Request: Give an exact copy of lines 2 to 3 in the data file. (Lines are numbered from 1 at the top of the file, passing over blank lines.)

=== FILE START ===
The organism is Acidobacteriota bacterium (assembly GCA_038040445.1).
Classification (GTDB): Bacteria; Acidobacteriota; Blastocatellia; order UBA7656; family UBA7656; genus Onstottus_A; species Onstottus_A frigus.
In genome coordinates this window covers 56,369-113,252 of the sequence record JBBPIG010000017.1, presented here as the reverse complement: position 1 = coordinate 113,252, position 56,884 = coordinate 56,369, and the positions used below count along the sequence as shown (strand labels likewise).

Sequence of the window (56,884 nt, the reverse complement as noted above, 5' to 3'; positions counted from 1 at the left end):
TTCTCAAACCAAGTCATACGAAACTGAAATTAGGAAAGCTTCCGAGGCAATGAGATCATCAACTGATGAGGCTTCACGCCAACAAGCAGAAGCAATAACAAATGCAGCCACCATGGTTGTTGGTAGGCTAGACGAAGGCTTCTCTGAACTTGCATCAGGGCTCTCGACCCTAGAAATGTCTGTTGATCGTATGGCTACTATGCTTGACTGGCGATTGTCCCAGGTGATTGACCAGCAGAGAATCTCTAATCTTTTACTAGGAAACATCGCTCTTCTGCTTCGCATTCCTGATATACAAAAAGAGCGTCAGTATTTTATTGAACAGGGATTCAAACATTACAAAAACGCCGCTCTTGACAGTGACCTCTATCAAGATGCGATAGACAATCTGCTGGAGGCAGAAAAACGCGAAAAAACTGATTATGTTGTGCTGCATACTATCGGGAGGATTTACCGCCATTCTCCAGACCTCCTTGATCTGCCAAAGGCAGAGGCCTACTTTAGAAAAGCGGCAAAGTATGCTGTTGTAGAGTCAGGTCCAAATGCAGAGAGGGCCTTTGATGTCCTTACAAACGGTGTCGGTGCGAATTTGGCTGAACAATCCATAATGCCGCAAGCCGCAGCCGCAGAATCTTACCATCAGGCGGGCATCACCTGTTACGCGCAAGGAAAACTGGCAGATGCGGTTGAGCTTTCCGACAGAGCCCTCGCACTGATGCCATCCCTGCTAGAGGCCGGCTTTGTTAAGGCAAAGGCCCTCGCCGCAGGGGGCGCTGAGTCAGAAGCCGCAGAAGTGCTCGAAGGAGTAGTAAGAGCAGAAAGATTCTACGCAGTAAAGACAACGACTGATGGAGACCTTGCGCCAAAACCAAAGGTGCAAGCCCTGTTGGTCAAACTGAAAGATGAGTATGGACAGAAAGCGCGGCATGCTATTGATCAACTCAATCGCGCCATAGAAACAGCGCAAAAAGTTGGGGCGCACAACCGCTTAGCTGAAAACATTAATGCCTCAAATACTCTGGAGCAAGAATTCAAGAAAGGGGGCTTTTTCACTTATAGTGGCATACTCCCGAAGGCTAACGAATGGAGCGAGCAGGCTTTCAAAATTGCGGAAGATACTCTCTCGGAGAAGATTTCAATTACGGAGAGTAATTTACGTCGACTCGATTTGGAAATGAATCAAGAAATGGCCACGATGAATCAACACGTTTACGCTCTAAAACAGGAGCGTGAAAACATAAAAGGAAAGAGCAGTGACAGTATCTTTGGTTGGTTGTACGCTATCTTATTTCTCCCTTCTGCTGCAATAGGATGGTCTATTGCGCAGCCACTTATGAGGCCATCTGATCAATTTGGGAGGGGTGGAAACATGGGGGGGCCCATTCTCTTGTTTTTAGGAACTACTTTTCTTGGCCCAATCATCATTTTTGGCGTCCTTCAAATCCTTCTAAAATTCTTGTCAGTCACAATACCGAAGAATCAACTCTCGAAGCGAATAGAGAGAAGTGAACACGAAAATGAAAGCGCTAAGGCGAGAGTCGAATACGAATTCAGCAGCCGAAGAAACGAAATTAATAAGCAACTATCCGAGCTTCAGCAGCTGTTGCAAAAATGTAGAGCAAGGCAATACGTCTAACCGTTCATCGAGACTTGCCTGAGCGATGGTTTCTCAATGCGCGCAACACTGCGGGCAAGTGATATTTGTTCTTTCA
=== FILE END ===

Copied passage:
Classification (GTDB): Bacteria; Acidobacteriota; Blastocatellia; order UBA7656; family UBA7656; genus Onstottus_A; species Onstottus_A frigus.
In genome coordinates this window covers 56,369-113,252 of the sequence record JBBPIG010000017.1, presented here as the reverse complement: position 1 = coordinate 113,252, position 56,884 = coordinate 56,369, and the positions used below count along the sequence as shown (strand labels likewise).